I wasn’t sure when he had lost his faith in God, but I was convinced it had happened way before this. I remember in grade school, telling him what the priest had said during Mass. 

“He’s full of shit!” he bellowed, waving his hand in disgust. “They’re all full of shit.” 

My mother would clench her teeth and admonish him. “Stop,” she’d say. “It’s not for you to question. That’s the wine talking, and whatever you say, the kids will repeat.” 

My grandmother went to church every Sunday and hounded him to go. He wouldn’t, so she went with Zuza. 

“Angie and Dom Jr. are with God,” I said to him now. “He’s taking good care of them.” 

“I hope so,” my father replied. “I really hope so.” 

About an hour after that, I went to see Farran, half expecting her not to believe the sequence of events. I could easily convince myself that it had never happened, if not for the pain in my tailbone and back.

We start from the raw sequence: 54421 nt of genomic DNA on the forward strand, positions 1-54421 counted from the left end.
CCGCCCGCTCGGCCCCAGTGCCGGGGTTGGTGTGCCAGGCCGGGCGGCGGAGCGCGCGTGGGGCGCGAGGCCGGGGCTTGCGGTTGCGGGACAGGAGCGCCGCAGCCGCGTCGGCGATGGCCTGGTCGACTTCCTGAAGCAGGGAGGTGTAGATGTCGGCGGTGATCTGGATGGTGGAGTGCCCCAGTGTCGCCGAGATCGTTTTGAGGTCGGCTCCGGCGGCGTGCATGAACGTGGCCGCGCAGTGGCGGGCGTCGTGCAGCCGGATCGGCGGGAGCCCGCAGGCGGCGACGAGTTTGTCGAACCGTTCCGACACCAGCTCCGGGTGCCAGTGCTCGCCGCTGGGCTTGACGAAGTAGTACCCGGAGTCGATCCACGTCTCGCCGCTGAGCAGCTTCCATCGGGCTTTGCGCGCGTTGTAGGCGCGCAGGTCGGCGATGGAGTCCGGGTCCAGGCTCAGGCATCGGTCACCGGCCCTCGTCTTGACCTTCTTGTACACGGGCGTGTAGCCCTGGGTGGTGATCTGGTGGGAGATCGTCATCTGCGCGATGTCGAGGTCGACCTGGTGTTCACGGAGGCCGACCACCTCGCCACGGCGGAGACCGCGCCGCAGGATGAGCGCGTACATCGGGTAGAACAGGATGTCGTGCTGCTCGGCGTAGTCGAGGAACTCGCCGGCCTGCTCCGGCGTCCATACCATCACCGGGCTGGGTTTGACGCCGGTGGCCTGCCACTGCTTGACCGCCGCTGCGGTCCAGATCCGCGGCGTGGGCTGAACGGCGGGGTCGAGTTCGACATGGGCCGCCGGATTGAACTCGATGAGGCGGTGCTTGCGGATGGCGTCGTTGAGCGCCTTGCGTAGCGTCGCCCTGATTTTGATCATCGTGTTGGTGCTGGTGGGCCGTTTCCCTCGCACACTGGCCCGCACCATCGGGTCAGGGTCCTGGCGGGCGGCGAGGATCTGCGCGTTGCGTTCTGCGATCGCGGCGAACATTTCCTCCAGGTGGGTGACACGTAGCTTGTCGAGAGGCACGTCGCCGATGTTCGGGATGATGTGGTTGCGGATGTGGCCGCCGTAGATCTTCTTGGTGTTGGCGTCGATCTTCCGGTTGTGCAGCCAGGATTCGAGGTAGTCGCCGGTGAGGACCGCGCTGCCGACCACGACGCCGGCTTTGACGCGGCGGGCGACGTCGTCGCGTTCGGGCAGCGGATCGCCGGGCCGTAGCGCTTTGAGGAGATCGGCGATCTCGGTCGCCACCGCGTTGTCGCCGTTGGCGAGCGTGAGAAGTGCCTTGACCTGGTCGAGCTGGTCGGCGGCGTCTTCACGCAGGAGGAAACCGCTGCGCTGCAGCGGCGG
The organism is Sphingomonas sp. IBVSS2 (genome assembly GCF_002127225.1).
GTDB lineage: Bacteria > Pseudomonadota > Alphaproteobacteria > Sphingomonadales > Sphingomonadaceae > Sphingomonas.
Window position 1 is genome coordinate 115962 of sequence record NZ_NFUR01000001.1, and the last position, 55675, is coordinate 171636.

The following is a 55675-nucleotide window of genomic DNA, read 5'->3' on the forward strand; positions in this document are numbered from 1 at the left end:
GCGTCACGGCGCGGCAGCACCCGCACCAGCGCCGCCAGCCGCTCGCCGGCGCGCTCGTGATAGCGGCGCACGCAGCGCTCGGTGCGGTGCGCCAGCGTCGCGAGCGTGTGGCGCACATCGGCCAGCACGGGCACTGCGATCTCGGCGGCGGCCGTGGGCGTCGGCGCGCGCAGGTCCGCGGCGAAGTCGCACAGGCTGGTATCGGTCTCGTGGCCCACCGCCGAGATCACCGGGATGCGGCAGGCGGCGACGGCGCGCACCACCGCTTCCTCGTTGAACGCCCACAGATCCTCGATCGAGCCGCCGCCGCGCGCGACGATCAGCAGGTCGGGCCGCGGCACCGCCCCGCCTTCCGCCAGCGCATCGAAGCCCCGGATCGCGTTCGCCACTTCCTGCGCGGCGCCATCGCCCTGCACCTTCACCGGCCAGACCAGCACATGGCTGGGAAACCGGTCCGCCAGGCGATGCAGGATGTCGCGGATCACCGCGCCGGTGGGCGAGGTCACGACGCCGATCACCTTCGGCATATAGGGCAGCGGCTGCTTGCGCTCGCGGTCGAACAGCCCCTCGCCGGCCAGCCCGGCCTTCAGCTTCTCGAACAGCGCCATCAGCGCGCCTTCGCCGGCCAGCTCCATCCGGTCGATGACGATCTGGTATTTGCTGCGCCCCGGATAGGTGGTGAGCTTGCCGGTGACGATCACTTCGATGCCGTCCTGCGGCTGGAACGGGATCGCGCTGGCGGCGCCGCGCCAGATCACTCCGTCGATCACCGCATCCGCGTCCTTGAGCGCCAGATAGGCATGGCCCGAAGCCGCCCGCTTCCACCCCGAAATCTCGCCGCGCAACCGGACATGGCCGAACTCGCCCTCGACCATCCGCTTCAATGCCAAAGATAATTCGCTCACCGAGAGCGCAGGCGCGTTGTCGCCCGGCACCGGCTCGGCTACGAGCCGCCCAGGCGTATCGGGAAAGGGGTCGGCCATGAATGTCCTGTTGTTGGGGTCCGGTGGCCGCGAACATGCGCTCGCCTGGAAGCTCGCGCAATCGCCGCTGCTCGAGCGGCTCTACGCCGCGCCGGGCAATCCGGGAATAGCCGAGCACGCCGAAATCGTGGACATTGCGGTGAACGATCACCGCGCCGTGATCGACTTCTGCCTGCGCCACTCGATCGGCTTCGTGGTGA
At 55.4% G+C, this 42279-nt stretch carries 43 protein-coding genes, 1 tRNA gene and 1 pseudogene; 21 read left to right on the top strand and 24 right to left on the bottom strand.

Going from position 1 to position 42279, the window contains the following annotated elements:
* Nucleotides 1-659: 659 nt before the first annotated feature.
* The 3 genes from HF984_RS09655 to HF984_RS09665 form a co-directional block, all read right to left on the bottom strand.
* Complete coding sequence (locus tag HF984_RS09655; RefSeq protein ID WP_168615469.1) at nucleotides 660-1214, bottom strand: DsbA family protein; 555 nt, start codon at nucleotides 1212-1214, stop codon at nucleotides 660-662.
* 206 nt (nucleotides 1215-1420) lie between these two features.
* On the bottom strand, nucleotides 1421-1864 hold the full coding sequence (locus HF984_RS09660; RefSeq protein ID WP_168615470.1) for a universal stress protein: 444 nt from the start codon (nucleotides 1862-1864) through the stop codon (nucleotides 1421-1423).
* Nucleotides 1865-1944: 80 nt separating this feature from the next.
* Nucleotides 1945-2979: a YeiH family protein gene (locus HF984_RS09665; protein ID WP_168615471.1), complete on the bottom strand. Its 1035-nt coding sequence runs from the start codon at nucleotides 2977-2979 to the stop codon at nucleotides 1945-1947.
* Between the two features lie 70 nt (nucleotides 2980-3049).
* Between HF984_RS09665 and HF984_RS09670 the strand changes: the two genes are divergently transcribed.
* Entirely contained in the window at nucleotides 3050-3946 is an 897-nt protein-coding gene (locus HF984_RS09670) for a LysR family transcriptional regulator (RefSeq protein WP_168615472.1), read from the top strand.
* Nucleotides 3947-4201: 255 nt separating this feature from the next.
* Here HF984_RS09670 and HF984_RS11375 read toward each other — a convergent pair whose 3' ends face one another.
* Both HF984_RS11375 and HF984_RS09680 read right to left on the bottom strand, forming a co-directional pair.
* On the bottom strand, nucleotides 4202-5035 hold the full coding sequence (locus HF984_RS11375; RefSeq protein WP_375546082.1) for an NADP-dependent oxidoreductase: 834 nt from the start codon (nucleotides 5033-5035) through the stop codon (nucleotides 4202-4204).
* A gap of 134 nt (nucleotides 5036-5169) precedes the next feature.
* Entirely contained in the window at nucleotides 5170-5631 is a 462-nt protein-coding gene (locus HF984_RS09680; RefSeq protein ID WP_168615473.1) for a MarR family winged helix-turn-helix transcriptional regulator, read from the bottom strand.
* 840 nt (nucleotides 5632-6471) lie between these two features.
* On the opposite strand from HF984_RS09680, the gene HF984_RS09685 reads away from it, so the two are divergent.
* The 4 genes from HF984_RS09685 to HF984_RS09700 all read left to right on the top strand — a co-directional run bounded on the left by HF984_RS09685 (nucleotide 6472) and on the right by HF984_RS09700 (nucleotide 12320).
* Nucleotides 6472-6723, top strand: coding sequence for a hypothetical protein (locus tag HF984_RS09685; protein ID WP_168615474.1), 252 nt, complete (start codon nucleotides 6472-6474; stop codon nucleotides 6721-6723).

Sitting beside her on her bed, I blamed myself. “I shouldn’t have awakened her,” I said. I made ridiculous assertions: I should have barricaded the door before confronting her. I should have grabbed her sooner. 

“How could you know what to do?” Farran asked repeatedly. She assured me she would have done the same thing. 

We cried together. 

“She wanted the memory of what happened to stay buried,” I said. 

“But deep down, she knew,” Farran replied. “She couldn’t remember it if it didn’t happen. If we’d known she was hell bent on self-destruction, we could have done something, but she didn’t want us to know. God bless and love her.” 

“The doctor mentioned her cutting.” 

Farran grabbed a couple of tissues from a box on her dresser. She handed one to me and used the other. “Did your aunt and uncle ever suspect?” 

“No idea. I had her purse, you know. I had to go through it. She carried a razor blade.” 

“Jesus …you think you know someone,” she said. “I wish I had paid more attention.” 

Deadly Veils Book One: Shattering Truths was originally published as Deadly Veils: Book One: Provenance of Bondage copyright © October 2015 by Kyrian Lyndon. The revised edition, Deadly Veils: Book One: Shattering Truths was published in December 2016. Cover design by KH Koehler Design.